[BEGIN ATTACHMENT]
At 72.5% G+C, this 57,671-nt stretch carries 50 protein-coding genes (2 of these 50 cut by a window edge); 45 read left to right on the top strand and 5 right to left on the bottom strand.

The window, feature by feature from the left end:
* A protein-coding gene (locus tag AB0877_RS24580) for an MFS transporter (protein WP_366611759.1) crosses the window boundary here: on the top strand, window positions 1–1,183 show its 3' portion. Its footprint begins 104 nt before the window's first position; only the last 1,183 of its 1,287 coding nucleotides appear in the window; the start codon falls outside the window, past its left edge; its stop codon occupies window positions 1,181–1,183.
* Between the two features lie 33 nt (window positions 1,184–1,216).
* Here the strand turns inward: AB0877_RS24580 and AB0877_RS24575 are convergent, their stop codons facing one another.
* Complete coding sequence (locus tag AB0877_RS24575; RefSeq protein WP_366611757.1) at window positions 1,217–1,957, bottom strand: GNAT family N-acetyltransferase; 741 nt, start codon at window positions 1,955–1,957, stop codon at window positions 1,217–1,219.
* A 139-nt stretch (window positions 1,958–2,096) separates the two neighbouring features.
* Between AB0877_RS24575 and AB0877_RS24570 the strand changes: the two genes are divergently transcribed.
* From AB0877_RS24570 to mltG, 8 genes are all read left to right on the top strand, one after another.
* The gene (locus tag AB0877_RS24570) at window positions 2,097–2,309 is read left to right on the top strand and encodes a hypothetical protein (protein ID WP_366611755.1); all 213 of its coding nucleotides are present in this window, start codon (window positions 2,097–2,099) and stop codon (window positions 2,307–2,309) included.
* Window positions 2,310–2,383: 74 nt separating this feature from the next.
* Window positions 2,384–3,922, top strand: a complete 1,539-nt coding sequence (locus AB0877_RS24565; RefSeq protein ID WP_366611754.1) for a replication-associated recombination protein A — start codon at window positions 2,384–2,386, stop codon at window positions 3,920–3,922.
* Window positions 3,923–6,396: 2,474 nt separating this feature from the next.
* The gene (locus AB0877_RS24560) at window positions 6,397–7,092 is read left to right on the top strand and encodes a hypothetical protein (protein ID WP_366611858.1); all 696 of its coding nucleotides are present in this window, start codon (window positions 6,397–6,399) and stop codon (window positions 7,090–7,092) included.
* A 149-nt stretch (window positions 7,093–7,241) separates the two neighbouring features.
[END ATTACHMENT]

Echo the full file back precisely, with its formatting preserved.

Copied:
At 72.5% G+C, this 57,671-nt stretch carries 50 protein-coding genes (2 of these 50 cut by a window edge); 45 read left to right on the top strand and 5 right to left on the bottom strand.

The window, feature by feature from the left end:
* A protein-coding gene (locus tag AB0877_RS24580) for an MFS transporter (protein WP_366611759.1) crosses the window boundary here: on the top strand, window positions 1–1,183 show its 3' portion. Its footprint begins 104 nt before the window's first position; only the last 1,183 of its 1,287 coding nucleotides appear in the window; the start codon falls outside the window, past its left edge; its stop codon occupies window positions 1,181–1,183.
* Between the two features lie 33 nt (window positions 1,184–1,216).
* Here the strand turns inward: AB0877_RS24580 and AB0877_RS24575 are convergent, their stop codons facing one another.
* Complete coding sequence (locus tag AB0877_RS24575; RefSeq protein WP_366611757.1) at window positions 1,217–1,957, bottom strand: GNAT family N-acetyltransferase; 741 nt, start codon at window positions 1,955–1,957, stop codon at window positions 1,217–1,219.
* A 139-nt stretch (window positions 1,958–2,096) separates the two neighbouring features.
* Between AB0877_RS24575 and AB0877_RS24570 the strand changes: the two genes are divergently transcribed.
* From AB0877_RS24570 to mltG, 8 genes are all read left to right on the top strand, one after another.
* The gene (locus tag AB0877_RS24570) at window positions 2,097–2,309 is read left to right on the top strand and encodes a hypothetical protein (protein ID WP_366611755.1); all 213 of its coding nucleotides are present in this window, start codon (window positions 2,097–2,099) and stop codon (window positions 2,307–2,309) included.
* Window positions 2,310–2,383: 74 nt separating this feature from the next.
* Window positions 2,384–3,922, top strand: a complete 1,539-nt coding sequence (locus AB0877_RS24565; RefSeq protein ID WP_366611754.1) for a replication-associated recombination protein A — start codon at window positions 2,384–2,386, stop codon at window positions 3,920–3,922.
* Window positions 3,923–6,396: 2,474 nt separating this feature from the next.
* The gene (locus AB0877_RS24560) at window positions 6,397–7,092 is read left to right on the top strand and encodes a hypothetical protein (protein ID WP_366611858.1); all 696 of its coding nucleotides are present in this window, start codon (window positions 6,397–6,399) and stop codon (window positions 7,090–7,092) included.
* A 149-nt stretch (window positions 7,093–7,241) separates the two neighbouring features.